Much has been made of the fact that, in creating perhaps the film world's most famous stunt, Buster Keaton allowed a wall to fall on him in Steamboat Bill, Jr. without the benefit of rehearsing the trick. He went out there, measured off the distance, then stood in front of a house whose entire front section collapsed over him, with the cameras rolling. They got one take, just like the famous shot of the tidal wave of nuclear waste in the Radioactive Man movie.
But that's not so odd to me. What's odd is that Keaton used a full-weight wall, one that would have crushed him if he had missed his mark. This entire sequence of the movie, with a cyclone literally ripping the town apart, clearly relies on many lightweight, breakaway buildings being torn from their moors and scattered to the winds. So why not use one of those for the building falling on Buster? I don't know; maybe the added heft gave it a little bounce when it hit the ground around him.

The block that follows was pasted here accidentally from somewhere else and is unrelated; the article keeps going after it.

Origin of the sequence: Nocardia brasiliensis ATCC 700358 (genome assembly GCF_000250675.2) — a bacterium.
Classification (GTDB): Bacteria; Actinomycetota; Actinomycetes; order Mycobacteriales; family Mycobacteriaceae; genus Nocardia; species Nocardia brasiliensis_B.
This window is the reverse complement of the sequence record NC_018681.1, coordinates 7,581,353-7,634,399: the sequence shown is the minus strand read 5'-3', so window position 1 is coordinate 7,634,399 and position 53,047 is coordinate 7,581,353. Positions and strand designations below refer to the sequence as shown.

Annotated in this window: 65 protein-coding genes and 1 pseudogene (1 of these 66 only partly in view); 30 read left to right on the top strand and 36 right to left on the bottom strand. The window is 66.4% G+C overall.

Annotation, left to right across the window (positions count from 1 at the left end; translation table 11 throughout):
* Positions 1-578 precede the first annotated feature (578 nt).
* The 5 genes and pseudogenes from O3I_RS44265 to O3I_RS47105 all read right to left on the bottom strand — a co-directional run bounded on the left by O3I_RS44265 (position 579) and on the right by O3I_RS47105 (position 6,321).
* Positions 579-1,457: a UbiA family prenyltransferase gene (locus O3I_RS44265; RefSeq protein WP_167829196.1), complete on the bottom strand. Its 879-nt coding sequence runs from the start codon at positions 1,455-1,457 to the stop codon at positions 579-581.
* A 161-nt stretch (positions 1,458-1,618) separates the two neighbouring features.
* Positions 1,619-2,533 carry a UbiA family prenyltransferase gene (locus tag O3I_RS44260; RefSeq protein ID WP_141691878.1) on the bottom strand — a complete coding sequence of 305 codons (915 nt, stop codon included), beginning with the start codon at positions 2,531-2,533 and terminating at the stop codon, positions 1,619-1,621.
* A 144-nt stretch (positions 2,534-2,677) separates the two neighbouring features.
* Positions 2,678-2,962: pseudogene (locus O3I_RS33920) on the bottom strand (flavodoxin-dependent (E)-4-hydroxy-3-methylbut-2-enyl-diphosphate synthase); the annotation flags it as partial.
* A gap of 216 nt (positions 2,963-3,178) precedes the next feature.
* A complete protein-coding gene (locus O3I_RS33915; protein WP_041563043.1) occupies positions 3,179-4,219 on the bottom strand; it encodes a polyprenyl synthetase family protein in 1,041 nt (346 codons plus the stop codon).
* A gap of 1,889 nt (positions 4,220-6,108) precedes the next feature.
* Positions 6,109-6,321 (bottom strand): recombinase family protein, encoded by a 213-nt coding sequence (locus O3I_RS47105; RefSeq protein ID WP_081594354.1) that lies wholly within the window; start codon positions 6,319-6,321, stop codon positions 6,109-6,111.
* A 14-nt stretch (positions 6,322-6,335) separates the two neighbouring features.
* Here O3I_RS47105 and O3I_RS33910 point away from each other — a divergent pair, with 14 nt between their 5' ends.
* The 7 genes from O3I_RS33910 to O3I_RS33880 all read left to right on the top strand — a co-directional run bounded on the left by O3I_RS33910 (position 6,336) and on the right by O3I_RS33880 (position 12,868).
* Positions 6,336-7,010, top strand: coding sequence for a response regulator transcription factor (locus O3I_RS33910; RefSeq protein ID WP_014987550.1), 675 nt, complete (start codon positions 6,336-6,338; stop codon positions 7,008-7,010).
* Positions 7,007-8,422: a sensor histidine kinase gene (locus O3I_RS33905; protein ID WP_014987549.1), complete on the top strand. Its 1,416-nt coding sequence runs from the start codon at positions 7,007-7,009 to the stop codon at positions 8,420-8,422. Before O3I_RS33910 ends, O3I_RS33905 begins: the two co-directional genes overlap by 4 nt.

In case you're wondering what I'm talking about, here's some of the cyclone sequence from Steamboat Bill, Jr. (I don't believe this music is original to the film.) The canonical house drop happens at about 2:15.